Graduate Student, Department of Slavic Languages and Literature, University of Wisconsin-Madison
“When I arrived at Hobart and William Smith in the fall of 2008, I was unsure about what to major in but I did know that I wanted to start learning a new language. When choosing my first-year seminar, a class called: "Tales of the Village Idiot: Russian and American Folklore" caught my eye. I saw that it was connected to a first-year Russian language course and decided to give it a try. Little did I know then, that decision would not only shape my college career at HWS but my life after graduation as well.
My first year of college was a whirlwind of learning about both Russia and Russian language. Somewhere between reading about Baba Yaga and learning the sounds of a new alphabet, I began to discover that Russian culture was multifaceted, far beyond the basic onion-domed churches and snowy plains that had dominated my impression of it before college. The more I learned, the more I wanted to know, and the more interested I became in studying Russia.
I declared a Russian language and culture major during my sophomore year and joined the Russian Honor Society Dobro Slovo. After that, I spent the fall semester of my junior year living and studying in Yaroslavl, Russia. I also completed a second major in Asian languages and cultures, with a focus on Chinese language. I was fortunate to have excellent advisers, Associate Professor of Russian Kristen Welsh and Associate Professor of Asian Languages and Cultures Jinghao Zhou, who encouraged my interest in both my majors and helped me plan my course of study.
During my senior year, I completed an Honor's project under the guidance of Professor Welsh called "Date with a Bird: Translating Tatyana Tolstaya," in which I explored the field of literary translation by creating my own English translation of a Russian short story. That year I was also accepted to the HWS chapter of Phi Beta Kappa, graduated summa cum laude, and enrolled in a MA/Ph.D. program at the University of Wisconsin-Madison’s Department of Slavic Languages and Literature.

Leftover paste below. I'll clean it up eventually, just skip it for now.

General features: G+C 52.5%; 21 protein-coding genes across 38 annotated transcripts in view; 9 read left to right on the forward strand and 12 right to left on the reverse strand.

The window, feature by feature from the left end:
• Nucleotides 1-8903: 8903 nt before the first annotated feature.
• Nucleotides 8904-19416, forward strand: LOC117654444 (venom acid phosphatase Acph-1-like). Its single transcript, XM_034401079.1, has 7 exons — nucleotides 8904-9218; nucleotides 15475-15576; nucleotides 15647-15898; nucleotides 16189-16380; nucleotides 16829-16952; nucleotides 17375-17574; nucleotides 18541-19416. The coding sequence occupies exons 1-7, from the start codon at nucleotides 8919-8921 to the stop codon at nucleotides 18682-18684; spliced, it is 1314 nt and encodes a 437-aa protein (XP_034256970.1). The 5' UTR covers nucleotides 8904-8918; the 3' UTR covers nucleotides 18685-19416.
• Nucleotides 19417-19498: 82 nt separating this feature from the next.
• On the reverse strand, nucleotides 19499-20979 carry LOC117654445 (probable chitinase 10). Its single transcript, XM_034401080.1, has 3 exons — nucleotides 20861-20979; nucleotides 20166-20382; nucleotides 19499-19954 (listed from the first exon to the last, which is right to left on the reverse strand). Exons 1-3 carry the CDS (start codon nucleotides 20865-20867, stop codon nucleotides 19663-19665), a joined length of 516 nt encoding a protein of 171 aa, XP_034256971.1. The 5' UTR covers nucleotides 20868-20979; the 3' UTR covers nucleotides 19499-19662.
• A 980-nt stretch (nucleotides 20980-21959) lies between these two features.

I am currently in my second year of graduate school at UW-Madison and will finish my MA this spring. I also began teaching Russian 101 to undergraduates this fall. Teaching Russian language for the first time has had me thinking often about my first fall at HWS and the choices that have carried me to this point in my life. When I look at my students every afternoon, I think of when I was sitting in their place as a nervous first-year student, hoping that college would be as life-changing an experience as everyone had told me that it would be. Needless to say, it was, not only because HWS has excellent academic programs that challenged me to explore my interests and discover my potential, but also because of the people I met there. What truly makes HWS a special place is the inclusive community you become a part of the moment you set foot on campus.
With that in mind, I would like to express my gratitude to all of the incredible professors I had the opportunity to take classes with at HWS. As a teacher, I strive to embody the same enthusiasm, professionalism, and contagious love for the subject matter in my own classroom that I experienced as an undergraduate student in their classrooms. I am especially grateful to the faculty of the Russian Area Studies department, including Kristen Welsh, David Galloway and Marina Aptekman for their constant, unwavering support of me both during my time at HWS and afterward.”